With Taylor writing all the band’s original songs I wondered whether his songwriting process had developed along with the band’s sound. “I guess with the first two records I felt that even though I was in a band before, Dawes represents the beginning of my relationship with songwriting. With the first two records lyrically, and even chordally, it’s much more simple. With the chords it was always what can I do with the simplest decision. We’ll just like go and do a four chord, like how powerful can that be? Lyrically I think it was a matter of... with the first album and the second record there’s mention of pine tree or anchors or sunsets or whatever and I just feel like those terms and images run dry eventually for a writer, I feel like anytime someone starts writing what’s in a more traditional folk sensibility, even just to a small degree, those are going to come up.” There is a progression then, and a desire to want to change? “Now I look at that and feel that’s not really accurate to who I am in life and so this album it’s talking about airplanes, basketball games, swimming pools and glamour shots, and beers from our dressing room and stuff. I’m still trying to carve out meanings from images but now I’m trying to get to a place where it’s a more contemporary conversation”
Dawes generally tour like crazy, mainly around the US but crossing the globe semi-regularly. For a band that likes being on the road so much, is writing and recording the boring bit? “It’s all really fun, and I think writing is the most proud aspect of it for me. If I couldn’t write... that’s where I get the biggest thrill, knowing I’ve finished this song that I know I can stand behind.” Touring so much must take its toll on writing though? “It is harder to find time to do that but it always works out. It’s not like there’s any time crunch as to when these albums have to come out or whatever. I try to write as quickly as I can and have as many songs as I can but you can’t rush that sort of thing.”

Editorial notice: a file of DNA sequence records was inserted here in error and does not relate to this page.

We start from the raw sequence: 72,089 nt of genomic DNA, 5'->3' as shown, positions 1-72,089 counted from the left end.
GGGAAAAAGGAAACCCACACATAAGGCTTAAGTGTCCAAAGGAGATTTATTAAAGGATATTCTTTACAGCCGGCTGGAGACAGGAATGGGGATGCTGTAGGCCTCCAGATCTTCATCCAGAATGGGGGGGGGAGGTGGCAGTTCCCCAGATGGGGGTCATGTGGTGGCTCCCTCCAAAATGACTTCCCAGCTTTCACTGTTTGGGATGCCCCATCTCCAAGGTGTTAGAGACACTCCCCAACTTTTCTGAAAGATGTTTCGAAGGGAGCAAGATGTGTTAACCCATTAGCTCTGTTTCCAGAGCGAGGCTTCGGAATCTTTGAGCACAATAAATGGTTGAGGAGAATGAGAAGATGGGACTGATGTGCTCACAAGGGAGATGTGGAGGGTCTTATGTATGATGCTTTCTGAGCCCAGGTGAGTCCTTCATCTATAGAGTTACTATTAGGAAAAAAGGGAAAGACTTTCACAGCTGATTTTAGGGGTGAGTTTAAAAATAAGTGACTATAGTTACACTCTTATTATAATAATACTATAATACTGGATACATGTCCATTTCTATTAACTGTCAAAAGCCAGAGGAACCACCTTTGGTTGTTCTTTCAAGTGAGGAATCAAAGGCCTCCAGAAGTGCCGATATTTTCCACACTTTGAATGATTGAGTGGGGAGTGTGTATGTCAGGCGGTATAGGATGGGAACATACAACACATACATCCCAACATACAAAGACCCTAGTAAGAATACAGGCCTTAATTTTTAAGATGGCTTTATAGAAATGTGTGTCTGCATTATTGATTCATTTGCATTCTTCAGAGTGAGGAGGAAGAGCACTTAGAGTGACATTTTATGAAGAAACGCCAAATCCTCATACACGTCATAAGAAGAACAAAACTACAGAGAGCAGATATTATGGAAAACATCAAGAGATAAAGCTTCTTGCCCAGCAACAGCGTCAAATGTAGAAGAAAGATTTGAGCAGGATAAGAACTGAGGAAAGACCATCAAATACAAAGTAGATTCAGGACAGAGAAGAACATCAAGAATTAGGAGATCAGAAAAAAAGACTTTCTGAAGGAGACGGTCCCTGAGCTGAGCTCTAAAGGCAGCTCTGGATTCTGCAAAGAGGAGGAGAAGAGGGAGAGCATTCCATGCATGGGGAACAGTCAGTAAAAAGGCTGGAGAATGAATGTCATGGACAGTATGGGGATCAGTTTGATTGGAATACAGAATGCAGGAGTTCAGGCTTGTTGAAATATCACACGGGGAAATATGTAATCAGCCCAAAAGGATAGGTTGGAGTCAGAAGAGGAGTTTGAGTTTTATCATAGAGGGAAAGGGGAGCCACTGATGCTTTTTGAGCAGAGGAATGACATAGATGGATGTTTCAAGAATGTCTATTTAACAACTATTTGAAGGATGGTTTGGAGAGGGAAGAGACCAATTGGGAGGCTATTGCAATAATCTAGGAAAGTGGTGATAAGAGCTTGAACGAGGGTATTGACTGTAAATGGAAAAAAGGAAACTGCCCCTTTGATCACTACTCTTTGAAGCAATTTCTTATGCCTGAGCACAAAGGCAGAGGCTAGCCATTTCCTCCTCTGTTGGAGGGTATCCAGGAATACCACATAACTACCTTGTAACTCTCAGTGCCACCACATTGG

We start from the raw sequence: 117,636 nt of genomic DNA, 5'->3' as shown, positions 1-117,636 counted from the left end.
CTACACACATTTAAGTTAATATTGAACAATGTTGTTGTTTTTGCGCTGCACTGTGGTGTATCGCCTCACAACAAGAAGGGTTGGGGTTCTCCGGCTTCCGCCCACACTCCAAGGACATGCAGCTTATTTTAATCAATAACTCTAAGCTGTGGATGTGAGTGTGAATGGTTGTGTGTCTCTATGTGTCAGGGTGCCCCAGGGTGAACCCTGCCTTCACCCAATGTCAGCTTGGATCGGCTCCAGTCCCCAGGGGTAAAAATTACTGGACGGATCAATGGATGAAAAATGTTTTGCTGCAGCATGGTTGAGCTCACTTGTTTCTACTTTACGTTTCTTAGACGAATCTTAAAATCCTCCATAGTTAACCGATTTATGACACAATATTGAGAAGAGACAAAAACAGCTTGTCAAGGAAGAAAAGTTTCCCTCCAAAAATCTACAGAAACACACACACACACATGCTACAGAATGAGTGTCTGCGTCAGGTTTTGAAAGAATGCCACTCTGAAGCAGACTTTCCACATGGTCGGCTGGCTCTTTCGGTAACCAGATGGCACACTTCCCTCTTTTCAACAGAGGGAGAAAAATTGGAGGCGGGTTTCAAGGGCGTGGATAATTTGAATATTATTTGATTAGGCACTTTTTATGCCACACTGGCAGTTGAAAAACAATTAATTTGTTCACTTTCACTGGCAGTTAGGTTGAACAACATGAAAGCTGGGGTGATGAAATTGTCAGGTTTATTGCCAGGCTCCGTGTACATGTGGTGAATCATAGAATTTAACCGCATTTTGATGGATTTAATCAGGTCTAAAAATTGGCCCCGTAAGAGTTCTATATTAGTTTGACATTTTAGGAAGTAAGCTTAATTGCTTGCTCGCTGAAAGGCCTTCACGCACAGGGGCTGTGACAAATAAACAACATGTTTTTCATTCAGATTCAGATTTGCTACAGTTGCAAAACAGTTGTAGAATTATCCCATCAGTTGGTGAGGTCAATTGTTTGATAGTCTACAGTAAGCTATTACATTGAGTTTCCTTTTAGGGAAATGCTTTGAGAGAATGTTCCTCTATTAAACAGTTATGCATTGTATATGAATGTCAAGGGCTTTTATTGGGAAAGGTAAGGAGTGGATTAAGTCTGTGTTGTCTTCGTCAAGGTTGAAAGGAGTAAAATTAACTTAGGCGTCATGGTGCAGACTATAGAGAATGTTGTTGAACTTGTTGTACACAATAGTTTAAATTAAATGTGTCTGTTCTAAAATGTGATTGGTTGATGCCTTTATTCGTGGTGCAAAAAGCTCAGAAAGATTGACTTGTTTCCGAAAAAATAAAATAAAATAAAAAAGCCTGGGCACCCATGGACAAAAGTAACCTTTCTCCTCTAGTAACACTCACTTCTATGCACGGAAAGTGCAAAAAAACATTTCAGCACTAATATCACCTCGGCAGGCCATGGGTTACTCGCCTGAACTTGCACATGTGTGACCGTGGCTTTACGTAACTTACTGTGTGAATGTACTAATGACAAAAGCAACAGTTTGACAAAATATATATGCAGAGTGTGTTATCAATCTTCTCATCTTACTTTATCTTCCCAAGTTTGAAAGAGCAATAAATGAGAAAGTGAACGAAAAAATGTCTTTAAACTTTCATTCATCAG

Over the years playing with legends like Jackson Browne, Dylan, and Wilco, you must pick up some tips or advice? “When we tour with other artists that have been playing a long time there’s never really any advice, it’s more just about watching their operation, that definitely informs our experience.” Anyone in particular? “We were on tour for a month with Bob Dylan. First of all, watching him play songs every night reminds you of how he’s just a great songwriter! But also, he’s 72 years old and to know how many shows he’s played for so long it just really reminds you of what it means to be truly committed to the art and to the music. And that’s something that’s truly inspiring. That’s the kind of band we want to be. We don’t want to be the kind of band that after five records we just go ahead and start other careers or play solo or something. We wanna be the kind of band that you look back and there’s a long body of work. Obviously we’re gonna to try hard to be that kind of band but you never know what’s gonna happen but that’s definitely what the dream is.”
With all this time on the road, what music have you been listening to recently? “We’ve been listening to a lot of... I don’t know if you guys know Cass McCombs? He’s a great songwriter, or Bonnie Prince Billy, or Father John Misty I’ve been listening to a lot of them.”
And what’s next up for Dawes, more touring? “Yeah, we’re gonna go home, finish our US tour, then we get a little bit of August off, in the middle of that we’re gonna film ACL Live, the TV show, in Austin Texas, then come to Europe and that’ll be the start of the Europe tour. Other than those coupla weeks in August we’re pretty much busy from now till the end of November. It’s a long time.” It’s fun though, right? “Oh yeah, we’re having a great time. That’s why we do it.”
He may have a laconic style conversational style but Taylor Goldsmith is definitely passionate about what he and his band does. He loves writing music and they love playing it; for a four piece rock ‘n’ roll band that’s a mighty combination.
Dawes' new album, Stories Don't End, is released on 19th August 2013, and they play End Of The Road Festival and a few small venues at the start of September.